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Firefly Gathering 2012

25 July 2012

I attended Firefly Gathering, and it was quite an experience.  It will be difficult to cover everything I learned there without making this post excessively long.  It’s likely that many of the things I learned will pop up in posts here and there throughout the next year.  Basically, Firefly Gathering is an event where hundreds of people come together to learn wilderness, survival, homesteading, and crafting skills, as well as a variety of other skills that may not seem directly related to those topics (but the organizers maintain they are by way of interrelatedness).  Basically, if you’re at all interested in living things, nutrition, farming, hunting, crafting, DIY projects, sustainability, or anything in between, there’s probably a class for you.

This is a long post, so click on the “jump” for more.

Most people who stay on-site camp.  This year there were some cabins available, but next year it’ll be at a new place, so I don’t know if there will be cabins again.  This year it was also fairly close to Hendersonville, and it is possible to stay in a hotel there and drive to the site each day, but I recommend staying on-site for the full experience (though it’d be nice to get out of earshot of the late-night drum circle).  I borrowed my sister’s tent and crammed in all the essentials for this experience.  (Yes, Thoreau is essential reading for this event, at least for me with my philosophy and religion background.)

The event lasts for four days, Thursday-Sunday, and each day contains a morning session and an afternoon session, for a total of 8 sessions.  Each session had a huge variety of classes to choose from, over 30 simultaneous classes occurring during each session.  It was so hard to choose what to take, but I did two plant and tree identification classes for both Thursday sessions, a bamboo carving class on Friday morning, a massage class Friday afternoon, a nutrition class Saturday morning, a knot and lash class Saturday afternoon, a seed saving class Sunday morning, and an archery class Sunday afternoon.  Check out the full list of classes to see the huge variety of things to choose from.  How would you only pick 8 of those?

The plant classes were great.  I learned how to identify plants, obviously, but I also learned about a number of things that are edible, like sourwood leaves (which, sadly, don’t grow in Raleigh).  I got to spend a few minutes with each teacher asking questions about specific properties of some plants in my garden, like mountain mint (pycnanthemum) or wild plants I’d like to cultivate, like spicebush (lindera benzoin).  The bamboo class was fantastic and you will definitely see bamboo constructions showing up in future posts.  The knot teacher was incredibly knowledgeable, but unfortunately I just have a hard time memorizing all those similar knots.  He recommended a good book to me, The Ashley Book of Knots.  Seed saving will probably show up in later posts, too, and the teacher let me take pictures of his winnowing screens, which I hope to replicate.  Archery is a lot of fun and I’d like to learn to hunt some day.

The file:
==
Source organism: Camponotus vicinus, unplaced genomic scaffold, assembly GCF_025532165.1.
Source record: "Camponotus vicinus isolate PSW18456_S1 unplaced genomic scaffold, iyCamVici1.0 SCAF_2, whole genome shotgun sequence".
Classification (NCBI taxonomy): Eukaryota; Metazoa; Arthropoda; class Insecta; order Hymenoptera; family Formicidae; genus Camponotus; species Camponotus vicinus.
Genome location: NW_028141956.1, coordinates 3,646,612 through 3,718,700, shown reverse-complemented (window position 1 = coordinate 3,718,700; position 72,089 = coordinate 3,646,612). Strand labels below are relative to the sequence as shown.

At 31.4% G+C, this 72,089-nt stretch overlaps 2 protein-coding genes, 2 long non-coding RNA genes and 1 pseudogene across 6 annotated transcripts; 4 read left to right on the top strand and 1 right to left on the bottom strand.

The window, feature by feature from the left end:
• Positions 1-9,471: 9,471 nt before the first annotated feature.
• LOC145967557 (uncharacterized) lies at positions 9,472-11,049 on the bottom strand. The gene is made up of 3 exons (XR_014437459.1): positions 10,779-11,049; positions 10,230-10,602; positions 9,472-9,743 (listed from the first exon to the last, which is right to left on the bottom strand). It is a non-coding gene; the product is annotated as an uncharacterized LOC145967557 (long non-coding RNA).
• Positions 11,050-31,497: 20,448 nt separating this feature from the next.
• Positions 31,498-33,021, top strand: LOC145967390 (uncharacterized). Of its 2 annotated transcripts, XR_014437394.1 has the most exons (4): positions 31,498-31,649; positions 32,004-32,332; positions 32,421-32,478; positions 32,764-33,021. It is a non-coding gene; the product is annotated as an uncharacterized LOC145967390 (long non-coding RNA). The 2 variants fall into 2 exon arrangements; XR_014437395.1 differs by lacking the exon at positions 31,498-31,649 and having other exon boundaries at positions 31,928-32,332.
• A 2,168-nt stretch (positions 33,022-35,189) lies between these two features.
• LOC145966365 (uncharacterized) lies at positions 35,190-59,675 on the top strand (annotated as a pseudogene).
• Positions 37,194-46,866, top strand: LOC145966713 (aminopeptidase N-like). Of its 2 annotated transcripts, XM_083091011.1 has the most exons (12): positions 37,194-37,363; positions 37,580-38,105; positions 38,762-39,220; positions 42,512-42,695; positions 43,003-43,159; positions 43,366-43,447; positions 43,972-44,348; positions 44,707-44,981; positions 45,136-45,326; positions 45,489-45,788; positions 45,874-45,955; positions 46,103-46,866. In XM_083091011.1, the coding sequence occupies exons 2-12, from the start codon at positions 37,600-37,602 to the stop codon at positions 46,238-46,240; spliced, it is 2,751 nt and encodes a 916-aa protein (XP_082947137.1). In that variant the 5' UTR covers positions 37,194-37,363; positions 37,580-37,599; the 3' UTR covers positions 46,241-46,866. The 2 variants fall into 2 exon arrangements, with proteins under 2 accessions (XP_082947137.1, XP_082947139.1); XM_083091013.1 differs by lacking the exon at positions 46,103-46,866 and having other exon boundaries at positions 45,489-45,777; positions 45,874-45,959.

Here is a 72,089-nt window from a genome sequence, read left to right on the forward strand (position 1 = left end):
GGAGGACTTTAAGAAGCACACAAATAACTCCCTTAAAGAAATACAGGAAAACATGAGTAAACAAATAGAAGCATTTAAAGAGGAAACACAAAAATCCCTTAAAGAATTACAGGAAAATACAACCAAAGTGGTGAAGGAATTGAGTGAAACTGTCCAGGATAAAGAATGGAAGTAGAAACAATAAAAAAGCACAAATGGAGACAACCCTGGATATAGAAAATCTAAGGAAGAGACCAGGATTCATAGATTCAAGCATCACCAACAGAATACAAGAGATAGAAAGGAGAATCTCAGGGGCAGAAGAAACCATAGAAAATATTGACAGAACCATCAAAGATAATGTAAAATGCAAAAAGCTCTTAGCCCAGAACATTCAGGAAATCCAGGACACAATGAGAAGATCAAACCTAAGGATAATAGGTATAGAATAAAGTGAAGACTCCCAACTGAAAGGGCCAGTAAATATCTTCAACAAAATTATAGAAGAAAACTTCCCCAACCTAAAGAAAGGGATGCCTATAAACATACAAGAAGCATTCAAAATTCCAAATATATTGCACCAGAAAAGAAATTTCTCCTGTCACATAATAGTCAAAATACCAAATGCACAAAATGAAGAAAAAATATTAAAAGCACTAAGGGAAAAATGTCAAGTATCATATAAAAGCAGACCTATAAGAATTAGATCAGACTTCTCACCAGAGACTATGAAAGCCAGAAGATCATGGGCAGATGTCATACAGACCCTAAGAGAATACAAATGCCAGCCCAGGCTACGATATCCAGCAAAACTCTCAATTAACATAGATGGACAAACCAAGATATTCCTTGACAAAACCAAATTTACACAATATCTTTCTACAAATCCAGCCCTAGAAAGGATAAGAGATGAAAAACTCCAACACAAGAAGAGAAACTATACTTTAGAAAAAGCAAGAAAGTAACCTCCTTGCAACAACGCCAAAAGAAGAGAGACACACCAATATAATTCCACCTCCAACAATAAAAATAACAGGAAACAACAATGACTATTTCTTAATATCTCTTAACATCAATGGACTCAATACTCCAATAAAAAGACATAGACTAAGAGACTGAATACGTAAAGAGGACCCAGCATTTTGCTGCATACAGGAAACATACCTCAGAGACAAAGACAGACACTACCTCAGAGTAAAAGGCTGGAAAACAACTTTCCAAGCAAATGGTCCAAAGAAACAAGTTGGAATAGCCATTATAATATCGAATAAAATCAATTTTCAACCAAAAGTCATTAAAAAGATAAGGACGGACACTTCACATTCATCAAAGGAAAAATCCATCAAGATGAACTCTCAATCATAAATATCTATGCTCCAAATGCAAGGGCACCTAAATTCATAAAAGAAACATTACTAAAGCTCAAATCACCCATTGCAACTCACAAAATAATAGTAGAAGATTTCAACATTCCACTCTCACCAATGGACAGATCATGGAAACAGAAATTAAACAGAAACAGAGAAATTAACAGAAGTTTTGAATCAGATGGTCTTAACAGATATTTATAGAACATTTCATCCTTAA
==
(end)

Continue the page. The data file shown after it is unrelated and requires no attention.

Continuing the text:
I learned so much in the nutrition class, and I don’t want to claim to be knowledgeable in any way and I can’t verify that all of this is true (there seems to be a lot of debate among nutritionists anyway), but here are some of the teacher’s main points.  Veganism is a terrible diet because it’s completely lacking certain vitamins and proteins that cannot be obtained without eating some kind of animal product.  For example, vegetables don’t have vitamin A in any assimilable form, and there’s no way to get sufficient omega-3 from plant matter.  Vitamin supplements should always be taken with a meal.  Eating a meal with no fat content whatsoever actually prevents your body from assimilating many of the nutrients in your food, so you should always add at least a little fat, like coconut oil or nut oils, preferably unrefined and cold-pressed.  Beware of fortified foods in grocery stores, they do contain the nutrient they claim to have, but the FDA does not require them to be in an assimilable form, and companies WILL put unassimilable minerals in their food (like iron filings) just so they can put it on the nutrition label.  Overcooking your food decreases its nutrient value substantially; steaming is the best way to cook vegetables because water boils at a lower temperature than oil.  Obviously, you want to cook your meat well to kill parasites, though (especially chicken and possum).  Fish is really healthy for you and if you don’t eat it every day, you should take fish oil supplements.  There are no foods that contain significant assimilable amounts of vitamin D, so everyone living north of Atlanta should take vitamin D supplements from November to March because the atmosphere filters out all the UV that creates vitamin D during the winter.  Most Americans are chronically deficient in vitamin D year round because of how little time we spend outside.  The recommended way to get vitamin D is from direct exposure to the sun.  The skin on your exposed torso creates vitamin D far more efficiently than on your arms, legs, or head.  Most people need no more than 10 minutes of direct exposure on the torso each day to produce sufficient vitamin D.  Fair-skinned people produce vitamin D far faster and more efficiently since the mechanics are similar to tanning and burning, so adjusting how much exposure you need based on how quickly you burn is a very effective metric.  If you burn while doing this, then you stayed out too long and you already produced enough vitamin D for the day long before you started burning.  The teacher admitted he really doesn’t know if the health benefits from direct exposure outweigh the increased cancer risk associated with direct exposure, and said studies he’s read on the matter are very conflicted.  If you’re concerned about this, then you can always avoid exposure and take vitamin D supplements year round, but there may be other benefits to direct sunlight exposure that medical science has yet to prove.  This is just a tiny amount of what I learned from that guy.  He’s brilliant.  I have started taking fish oil supplements, steaming all my vegetables instead of frying them, and adding a little peanut oil to the vegetable-only meals I eat during the summer because of what I learned from him.